Little League Mourns the Passing of John W. “Jack” Lundy
“Mr. Lundy left a great legacy for Little Leaguers in the Williamsport area and around the world,” said Stephen D. Keener, president and chief executive officer of Little League Baseball and Softball. “Nobody else in the world could say they gave more than six decades of service to Little League.”
Mr. Lundy retired in November 2000 from the Little League Baseball International Board of Directors, a position he held since 1981.
“It’s been an honor for me to be a part of the Little League International Board,” Mr. Lundy said after his retirement. “But that doesn’t mean the end of it. Even though I am retiring from the board, I will always support Little League.”
As owner of Lundy Lumber (now Lundy Construction), Mr. Lundy sponsored one of the first three Little League teams in 1939. The family business has sponsored Little League teams in the Williamsport area for an unbroken and unmatched string of 65 years. He was honored for his service to Little League in 1989 by President George H.W. Bush at a White House ceremony commemorating the 50th anniversary of the founding of Little League.
“I know I am speaking for the entire board when I say that Jack Lundy will be missed,” Dwight Raiford, chairman of the Little League Baseball International Board of Directors, said. “We have always depended on his advice and counsel. Quite simply, there is nobody like John Lundy in the world. He is the only one who has been with Little League since the very beginning. He has always been there for the children of Little League, and we all owe him a debt we can never hope to repay. Little League has benefited immeasurably from its relationship with the Lundy family.”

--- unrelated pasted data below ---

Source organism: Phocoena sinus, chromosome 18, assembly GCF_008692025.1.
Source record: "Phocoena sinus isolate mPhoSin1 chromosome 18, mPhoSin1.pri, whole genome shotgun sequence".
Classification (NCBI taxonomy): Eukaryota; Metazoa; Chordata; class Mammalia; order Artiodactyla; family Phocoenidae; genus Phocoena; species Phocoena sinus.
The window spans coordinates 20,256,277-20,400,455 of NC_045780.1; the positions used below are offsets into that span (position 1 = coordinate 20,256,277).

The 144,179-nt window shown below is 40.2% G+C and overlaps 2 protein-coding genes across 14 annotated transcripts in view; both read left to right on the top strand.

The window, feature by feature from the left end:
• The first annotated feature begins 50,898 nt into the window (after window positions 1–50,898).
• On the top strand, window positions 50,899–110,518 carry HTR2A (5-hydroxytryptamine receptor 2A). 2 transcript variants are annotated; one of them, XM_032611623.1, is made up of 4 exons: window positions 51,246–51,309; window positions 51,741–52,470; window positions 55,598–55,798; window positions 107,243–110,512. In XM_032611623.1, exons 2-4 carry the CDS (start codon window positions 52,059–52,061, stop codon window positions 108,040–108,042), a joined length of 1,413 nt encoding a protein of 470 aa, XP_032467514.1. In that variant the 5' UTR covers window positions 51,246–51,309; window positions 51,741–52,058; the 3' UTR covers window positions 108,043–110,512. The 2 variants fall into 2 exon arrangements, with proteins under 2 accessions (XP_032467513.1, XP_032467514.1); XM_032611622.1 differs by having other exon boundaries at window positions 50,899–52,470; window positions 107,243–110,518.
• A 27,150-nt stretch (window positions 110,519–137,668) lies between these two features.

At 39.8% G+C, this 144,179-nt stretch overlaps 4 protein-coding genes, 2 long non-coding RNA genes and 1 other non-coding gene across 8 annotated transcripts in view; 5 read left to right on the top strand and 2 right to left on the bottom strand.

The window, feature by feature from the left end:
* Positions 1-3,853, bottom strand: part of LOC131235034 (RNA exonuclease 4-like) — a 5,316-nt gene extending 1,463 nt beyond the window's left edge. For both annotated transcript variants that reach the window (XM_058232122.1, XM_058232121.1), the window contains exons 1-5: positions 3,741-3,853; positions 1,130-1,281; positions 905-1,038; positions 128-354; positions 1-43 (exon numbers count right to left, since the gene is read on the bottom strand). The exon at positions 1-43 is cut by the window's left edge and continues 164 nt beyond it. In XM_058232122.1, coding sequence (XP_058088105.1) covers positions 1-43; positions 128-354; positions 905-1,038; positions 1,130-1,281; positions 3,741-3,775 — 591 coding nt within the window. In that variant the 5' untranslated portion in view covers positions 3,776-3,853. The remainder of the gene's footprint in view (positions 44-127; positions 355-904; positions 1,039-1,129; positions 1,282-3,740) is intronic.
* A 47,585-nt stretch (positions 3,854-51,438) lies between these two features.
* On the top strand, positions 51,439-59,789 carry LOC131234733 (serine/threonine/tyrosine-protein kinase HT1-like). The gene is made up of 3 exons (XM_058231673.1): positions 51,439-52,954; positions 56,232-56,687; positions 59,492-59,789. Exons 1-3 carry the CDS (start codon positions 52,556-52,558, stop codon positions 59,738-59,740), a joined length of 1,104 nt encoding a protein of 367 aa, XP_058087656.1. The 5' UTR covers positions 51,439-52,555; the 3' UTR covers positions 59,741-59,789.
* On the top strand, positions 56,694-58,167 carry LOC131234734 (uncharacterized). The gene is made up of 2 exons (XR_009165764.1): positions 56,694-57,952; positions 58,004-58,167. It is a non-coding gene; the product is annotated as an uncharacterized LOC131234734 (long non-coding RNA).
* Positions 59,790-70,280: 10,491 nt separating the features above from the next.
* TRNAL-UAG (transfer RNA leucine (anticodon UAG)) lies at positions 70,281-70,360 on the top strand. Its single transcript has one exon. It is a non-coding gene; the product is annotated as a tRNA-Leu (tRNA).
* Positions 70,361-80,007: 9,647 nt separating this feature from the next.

John Lundy’s relationship with Little League began in the spring of 1939 when Little League’s late founder, Carl E. Stotz, scoured the Williamsport area for team sponsors. But the Depression-era economy made it difficult for most businesses to commit to funding the fledgling organization.
After securing the first two sponsors (Lycoming Dairy and Jumbo Pretzel), Mr. Stotz asked his employer – John Lundy – for help.
“He didn’t want to ask his employer – which was me,” Mr. Lundy said in an interview in 2000. “Finally he ran out of steam, and economically he needed three sponsors. So he asked us and we went along with him. He needed money because he promised the kids that he would buy them uniforms like the big league players.
“I saw the first game ever played, when Lundy beat Lycoming Dairy (June 6, 1939). It wasn’t a very big crowd because most people there were just families of the players. But it got very popular after that.”
Little League Baseball and Softball is the world’s largest organized youth sports program, with nearly 2.7 million children and more than 1 million volunteers in every U.S. state and scores of other countries.